Sometime around late 1991, Senator Daniel Patrick Moynihan caught wind of a plan being studied by Amtrak and the U.S. Postal Service to expand Pennsylvania Station into the neighboring Farley Post Office. The two agencies envisioned an expanded rail station with a sense of grandeur, as Penn Station’s train platforms ran under the column-lined post office.
New York’s senior senator, a Manhattan native, was sold on the concept almost immediately; he placed the estimated $315 million project at the top of his agenda. From then until his death, in 2003, he became the project’s biggest advocate as he pieced together the support of local politicians, fought for funding in Congress, and brought in President Clinton for the push. Now, still just a concept, the plan bears his name.
More than any other major project in the city, the plan for Moynihan Station has been wholly immune to success, caught up in a shifting tangle of stakeholders. The plan has undergone a familiar, frustrating rhythm of fits and starts since the early 1990s, as any near-final agreement has proved to be a house of cards that collapses as plans change for any one actor.
There has been no shortage of optimistic statements throughout:
“There’s no stopping us now,” Moynihan said in 1995.
“We are definitely going to move forward,” New York State development czar Charles Gargano said in 1999. “Construction will start this year,” he said again in 2006.
“We are very close,” Governor Spitzer said this past February.
All predictions proved for naught, and now, with key stakeholder Madison Square Garden’s announcement last month that it would stay in place and renovate, the most recent iteration has lost much of its momentum. While the private developers on the project—Vornado Realty Trust and the Related Companies—and city and state officials still hold out hope that the Garden could be brought back to the table, many involved with discussions concede that such a move would be a reach.
Discussions continue—Garden executives met with the city and the state last week, according to two people briefed on the meetings—though many say it would be difficult to secure, or outline, sources for well over a billion dollars of public funding with the Garden officially withdrawn from the project.
Time and again, the tripping point has been Moynihan Station’s bloated size and reach, especially with respect to the countless government agencies involved, as the agendas, priorities and funding levels across the public sector do not stay stable long enough for anyone to piece the project together and start construction. The political cycles, with leadership changes in Congress, Albany and City Hall always on the horizon, have seemed to prove too short to accommodate a project of this size.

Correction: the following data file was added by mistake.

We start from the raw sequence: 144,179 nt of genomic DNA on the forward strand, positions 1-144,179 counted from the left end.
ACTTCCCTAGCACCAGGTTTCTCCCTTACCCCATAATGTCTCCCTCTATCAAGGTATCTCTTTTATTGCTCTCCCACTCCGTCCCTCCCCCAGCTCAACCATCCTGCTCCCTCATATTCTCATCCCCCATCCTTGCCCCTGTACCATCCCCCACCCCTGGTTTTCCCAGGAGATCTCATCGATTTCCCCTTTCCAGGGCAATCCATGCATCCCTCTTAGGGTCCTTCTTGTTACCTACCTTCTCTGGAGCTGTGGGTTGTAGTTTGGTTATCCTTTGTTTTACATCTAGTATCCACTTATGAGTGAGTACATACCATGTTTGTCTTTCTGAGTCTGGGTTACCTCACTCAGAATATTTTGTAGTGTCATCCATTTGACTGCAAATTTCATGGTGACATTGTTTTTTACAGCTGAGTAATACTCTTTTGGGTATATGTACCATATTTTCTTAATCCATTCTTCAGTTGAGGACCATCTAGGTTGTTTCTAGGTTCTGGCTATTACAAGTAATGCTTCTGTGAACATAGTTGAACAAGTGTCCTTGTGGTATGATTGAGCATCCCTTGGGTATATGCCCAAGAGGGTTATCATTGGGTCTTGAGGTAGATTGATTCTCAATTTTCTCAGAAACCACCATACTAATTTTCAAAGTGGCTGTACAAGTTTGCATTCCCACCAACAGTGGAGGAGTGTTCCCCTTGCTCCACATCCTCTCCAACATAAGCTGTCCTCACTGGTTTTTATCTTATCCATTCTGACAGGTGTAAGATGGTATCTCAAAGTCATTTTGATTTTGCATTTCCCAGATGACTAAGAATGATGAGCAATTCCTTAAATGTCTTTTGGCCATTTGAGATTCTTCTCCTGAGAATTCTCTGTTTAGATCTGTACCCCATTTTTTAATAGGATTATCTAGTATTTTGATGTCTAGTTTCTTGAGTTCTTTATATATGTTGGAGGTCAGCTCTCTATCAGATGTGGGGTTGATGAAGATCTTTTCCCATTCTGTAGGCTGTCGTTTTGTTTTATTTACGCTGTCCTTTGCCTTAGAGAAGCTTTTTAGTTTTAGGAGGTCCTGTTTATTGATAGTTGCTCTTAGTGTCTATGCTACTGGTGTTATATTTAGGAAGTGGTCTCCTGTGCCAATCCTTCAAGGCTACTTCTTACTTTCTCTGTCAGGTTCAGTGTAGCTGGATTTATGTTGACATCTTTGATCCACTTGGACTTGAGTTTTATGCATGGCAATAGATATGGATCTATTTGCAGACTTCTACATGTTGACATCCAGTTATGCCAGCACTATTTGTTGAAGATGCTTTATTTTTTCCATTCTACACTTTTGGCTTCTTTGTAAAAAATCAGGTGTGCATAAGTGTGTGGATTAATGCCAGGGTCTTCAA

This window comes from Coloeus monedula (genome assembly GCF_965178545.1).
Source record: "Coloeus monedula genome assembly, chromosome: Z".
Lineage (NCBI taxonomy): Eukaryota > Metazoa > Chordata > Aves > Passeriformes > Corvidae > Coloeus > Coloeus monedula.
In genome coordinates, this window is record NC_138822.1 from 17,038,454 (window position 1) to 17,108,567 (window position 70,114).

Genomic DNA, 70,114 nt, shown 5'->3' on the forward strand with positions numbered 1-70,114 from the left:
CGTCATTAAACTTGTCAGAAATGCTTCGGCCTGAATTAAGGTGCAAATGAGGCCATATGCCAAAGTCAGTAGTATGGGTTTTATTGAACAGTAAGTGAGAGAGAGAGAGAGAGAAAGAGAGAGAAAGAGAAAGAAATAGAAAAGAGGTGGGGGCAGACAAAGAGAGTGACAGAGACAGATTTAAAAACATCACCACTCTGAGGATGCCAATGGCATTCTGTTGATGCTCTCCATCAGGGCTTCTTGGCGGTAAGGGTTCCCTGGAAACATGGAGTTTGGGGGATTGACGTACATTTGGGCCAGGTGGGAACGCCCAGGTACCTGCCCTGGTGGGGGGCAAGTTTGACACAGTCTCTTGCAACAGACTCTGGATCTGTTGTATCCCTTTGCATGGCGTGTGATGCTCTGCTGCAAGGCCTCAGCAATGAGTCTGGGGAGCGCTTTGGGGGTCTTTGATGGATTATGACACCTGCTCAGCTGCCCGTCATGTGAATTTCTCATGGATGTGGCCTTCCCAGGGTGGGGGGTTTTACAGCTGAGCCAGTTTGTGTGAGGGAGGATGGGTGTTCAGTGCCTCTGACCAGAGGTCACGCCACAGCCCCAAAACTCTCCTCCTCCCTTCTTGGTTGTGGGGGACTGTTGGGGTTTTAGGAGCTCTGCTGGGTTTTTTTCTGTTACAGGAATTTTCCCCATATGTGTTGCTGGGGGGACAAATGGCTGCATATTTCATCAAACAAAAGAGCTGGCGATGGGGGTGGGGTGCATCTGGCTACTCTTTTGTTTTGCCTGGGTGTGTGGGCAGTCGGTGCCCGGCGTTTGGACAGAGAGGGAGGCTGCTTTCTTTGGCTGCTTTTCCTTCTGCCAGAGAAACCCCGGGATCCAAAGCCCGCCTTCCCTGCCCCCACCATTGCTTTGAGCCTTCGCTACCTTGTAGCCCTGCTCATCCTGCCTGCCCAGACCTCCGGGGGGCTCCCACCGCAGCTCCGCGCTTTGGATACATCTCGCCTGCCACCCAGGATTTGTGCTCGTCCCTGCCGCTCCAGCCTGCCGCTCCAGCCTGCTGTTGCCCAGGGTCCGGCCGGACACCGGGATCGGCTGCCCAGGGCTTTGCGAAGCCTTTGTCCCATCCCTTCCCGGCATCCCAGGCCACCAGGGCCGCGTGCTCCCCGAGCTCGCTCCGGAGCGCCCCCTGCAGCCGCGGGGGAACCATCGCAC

“It was one of those jigsaw puzzles with 1,000 pieces,” said Tony Bullock, Moynihan’s chief of staff in the final years of the senator’s career. “It was like someone took 30 or 40 pieces away so you could never finish it.”
To name a few of the stakeholders: the U.S. Postal Service, Amtrak, New Jersey Transit, the Metropolitan Transportation Authority, the Port Authority, the mayor’s office, the Empire State Development Corporation. Tack onto that some of the private actors—James Dolan of Madison Square Garden, Steven Roth of Vornado, Stephen Ross of Related—and the half-dozen members of Congress who have tried to secure funding for the plan, and it gets rather difficult to fit everyone in the same room, let alone reach a consensus on anything.
Mr. Spitzer was the latest to fall victim to this unstable coalition of agencies, as the Garden ultimately pulled out of the project just after he resigned. The governor had been desperately trying to save the project in his final weeks and cobble together, in the very least, an outline of where the public funding would come from in order to settle the uncertainty of the Garden.
Indeed, during the same mid-February trip to Washington on which he met with alleged prostitute Ashley Dupré, he had meetings on Capitol Hill about federal funding for Moynihan Station, according to multiple people familiar with the matter. A few weeks later, the Friday before The New York Times broke news of his prostitution troubles, one of Mr. Spitzer’s final meetings as governor was with Senator Charles Schumer about the station, among other topics.
If the Garden does stay put, thereby scuttling plans to move it to the Farley building and redo Penn Station, the stakeholders seem committed to some sort of scaled-back plan, perhaps one closer in scale to Moynihan’s original vision (the plan involving the Garden came in at an estimated $14 billion, including surrounding development).
In retrospect, had Mr. Spitzer and his development deputy, Patrick Foye, been able to pull together the plan in just over a year, the act would have defied the project’s entire sluggish history.